Any time of year is a great time of year to learn about your culture and/or the other people's culture. But in February, the spotlight is on Black history and culture, so now is as good a time as any to take advantage of the readily available information that was once relegated to the backseat of American society. It's true that there was a time not long ago when Black people were rarely on television or in movies, nor were celebrated in other aspects of the arts. Likewise, literature by, for and about the African diaspora was practically nonexistent in comparison to their white counterparts. Black authors were not often given a platform among the major publishing houses, making historical and contemporary black stories few and far between.
Fortunately, in recent decades that has changed for the better, with a plethora of talented Black writers in the forefront of the literary industry. During Black History Month and throughout the year, be encouraged to reflect on more than 400 years of Black history, heritage and culture in literature. Be it regarding stories of the past, current accounts; fiction or nonfiction.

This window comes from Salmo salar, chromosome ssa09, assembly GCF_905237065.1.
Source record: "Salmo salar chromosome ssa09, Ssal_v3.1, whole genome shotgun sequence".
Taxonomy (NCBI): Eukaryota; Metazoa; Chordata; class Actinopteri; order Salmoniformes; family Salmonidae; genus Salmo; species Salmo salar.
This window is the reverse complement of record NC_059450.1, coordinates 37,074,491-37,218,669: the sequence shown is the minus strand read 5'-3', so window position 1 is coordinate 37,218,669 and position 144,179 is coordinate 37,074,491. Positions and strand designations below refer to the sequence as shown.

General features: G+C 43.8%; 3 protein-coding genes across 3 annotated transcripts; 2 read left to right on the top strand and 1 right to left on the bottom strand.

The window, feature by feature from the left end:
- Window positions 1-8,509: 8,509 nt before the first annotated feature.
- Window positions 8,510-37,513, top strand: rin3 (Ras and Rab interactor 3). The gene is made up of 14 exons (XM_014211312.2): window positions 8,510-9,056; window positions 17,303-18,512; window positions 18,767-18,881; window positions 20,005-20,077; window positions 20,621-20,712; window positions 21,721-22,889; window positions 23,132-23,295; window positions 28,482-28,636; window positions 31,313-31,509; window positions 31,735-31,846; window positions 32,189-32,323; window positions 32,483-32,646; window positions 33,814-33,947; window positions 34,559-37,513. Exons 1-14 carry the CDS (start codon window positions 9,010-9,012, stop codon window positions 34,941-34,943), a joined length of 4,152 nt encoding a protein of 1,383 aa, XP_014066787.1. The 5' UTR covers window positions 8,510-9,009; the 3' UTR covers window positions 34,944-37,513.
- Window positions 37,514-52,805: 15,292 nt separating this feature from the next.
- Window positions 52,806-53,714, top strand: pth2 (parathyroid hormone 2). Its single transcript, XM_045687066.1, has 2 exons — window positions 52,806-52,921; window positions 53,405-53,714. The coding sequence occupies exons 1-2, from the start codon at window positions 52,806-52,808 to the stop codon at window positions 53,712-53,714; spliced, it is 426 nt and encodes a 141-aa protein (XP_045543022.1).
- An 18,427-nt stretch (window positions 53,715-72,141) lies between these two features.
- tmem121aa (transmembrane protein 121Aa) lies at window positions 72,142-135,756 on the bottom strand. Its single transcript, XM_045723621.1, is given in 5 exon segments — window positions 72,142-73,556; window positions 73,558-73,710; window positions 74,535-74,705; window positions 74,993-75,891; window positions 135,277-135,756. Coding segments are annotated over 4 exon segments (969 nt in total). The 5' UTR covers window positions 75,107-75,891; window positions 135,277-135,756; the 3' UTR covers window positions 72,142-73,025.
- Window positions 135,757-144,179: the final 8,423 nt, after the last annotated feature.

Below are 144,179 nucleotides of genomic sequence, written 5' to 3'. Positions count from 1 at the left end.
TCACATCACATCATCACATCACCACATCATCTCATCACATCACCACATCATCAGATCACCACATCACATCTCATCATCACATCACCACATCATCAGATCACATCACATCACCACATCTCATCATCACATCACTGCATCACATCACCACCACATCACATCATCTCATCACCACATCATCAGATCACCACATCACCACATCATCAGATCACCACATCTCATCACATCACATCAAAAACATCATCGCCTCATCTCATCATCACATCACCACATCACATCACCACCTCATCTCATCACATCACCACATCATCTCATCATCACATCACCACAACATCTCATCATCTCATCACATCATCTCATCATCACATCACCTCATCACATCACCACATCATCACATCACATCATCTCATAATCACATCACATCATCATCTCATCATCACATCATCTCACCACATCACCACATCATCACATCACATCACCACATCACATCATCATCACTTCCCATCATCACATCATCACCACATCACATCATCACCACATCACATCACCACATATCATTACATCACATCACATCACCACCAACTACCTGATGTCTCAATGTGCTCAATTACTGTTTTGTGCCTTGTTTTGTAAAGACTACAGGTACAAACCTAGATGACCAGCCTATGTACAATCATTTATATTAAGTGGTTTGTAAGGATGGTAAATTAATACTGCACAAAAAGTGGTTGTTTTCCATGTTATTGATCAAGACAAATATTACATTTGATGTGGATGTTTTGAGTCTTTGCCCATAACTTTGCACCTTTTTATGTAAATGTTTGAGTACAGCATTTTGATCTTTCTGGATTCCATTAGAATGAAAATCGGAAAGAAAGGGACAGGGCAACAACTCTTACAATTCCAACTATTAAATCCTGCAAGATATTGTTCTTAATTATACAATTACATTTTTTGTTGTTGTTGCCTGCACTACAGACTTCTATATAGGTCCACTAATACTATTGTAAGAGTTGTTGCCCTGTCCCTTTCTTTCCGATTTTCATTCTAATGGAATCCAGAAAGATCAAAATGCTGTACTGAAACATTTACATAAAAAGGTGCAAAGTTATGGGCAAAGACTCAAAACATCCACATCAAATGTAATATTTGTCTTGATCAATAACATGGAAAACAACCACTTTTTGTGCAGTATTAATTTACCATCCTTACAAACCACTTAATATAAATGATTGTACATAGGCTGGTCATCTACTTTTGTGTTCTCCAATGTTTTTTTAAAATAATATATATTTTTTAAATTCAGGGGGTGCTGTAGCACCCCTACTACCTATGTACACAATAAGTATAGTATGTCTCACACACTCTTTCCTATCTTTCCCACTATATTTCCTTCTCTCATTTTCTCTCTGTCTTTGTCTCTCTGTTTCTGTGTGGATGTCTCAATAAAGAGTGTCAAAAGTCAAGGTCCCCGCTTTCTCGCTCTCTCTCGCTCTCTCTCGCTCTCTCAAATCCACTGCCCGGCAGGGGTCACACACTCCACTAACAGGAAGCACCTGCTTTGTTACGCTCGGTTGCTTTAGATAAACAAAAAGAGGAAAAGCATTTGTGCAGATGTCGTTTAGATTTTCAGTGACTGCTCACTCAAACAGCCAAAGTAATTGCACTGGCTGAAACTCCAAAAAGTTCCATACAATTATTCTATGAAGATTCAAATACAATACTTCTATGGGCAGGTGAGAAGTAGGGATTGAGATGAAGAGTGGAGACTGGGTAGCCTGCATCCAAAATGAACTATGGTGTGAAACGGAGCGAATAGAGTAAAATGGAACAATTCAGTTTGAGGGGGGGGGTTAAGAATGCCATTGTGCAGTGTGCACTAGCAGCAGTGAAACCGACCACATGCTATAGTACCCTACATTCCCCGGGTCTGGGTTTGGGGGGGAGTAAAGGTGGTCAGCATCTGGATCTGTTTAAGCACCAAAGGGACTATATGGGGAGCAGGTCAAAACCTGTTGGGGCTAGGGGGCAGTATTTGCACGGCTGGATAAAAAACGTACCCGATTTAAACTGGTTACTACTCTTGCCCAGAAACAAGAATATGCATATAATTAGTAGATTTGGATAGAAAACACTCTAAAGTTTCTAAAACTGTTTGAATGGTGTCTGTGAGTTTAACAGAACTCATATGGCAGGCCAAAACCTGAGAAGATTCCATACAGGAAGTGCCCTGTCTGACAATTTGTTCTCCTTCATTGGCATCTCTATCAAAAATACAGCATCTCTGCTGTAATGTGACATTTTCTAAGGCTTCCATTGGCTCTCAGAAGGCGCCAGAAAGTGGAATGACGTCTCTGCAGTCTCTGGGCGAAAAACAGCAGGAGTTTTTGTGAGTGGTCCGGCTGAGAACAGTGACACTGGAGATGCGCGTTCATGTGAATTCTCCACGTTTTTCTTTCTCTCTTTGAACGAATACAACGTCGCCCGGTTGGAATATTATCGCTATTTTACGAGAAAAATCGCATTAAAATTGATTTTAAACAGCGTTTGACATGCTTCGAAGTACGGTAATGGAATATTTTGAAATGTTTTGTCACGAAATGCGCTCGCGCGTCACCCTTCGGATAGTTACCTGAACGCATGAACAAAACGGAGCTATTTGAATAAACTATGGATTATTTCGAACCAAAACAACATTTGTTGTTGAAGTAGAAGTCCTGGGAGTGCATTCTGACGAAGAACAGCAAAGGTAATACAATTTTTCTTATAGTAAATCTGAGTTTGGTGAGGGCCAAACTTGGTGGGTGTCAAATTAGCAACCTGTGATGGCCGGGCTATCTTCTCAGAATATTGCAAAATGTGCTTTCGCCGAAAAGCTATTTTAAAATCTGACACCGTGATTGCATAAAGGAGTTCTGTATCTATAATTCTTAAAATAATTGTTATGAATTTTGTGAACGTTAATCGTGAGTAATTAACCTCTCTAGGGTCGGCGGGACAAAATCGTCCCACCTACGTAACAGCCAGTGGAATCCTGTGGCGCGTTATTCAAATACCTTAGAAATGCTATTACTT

Below are a few carefully curated, recently release selections to get you started:
- Black Buck (fiction) by Mateo Askaripour
- Caste (nonfiction) by Isabel Wilkerson
- Caul Baby (fiction) by Morgan Jerkins
- Four Hundred Souls (nonfiction) edited by Ibram X Kendi and Keisha N. Blain
- Office of Historical Corrections (contemporary short stores & novella) by Danielle Evans
- The Prophets (fiction) - by Robert Jones, Jr.
- A Spy in the Struggle (fiction/mystery) by Aya de Leon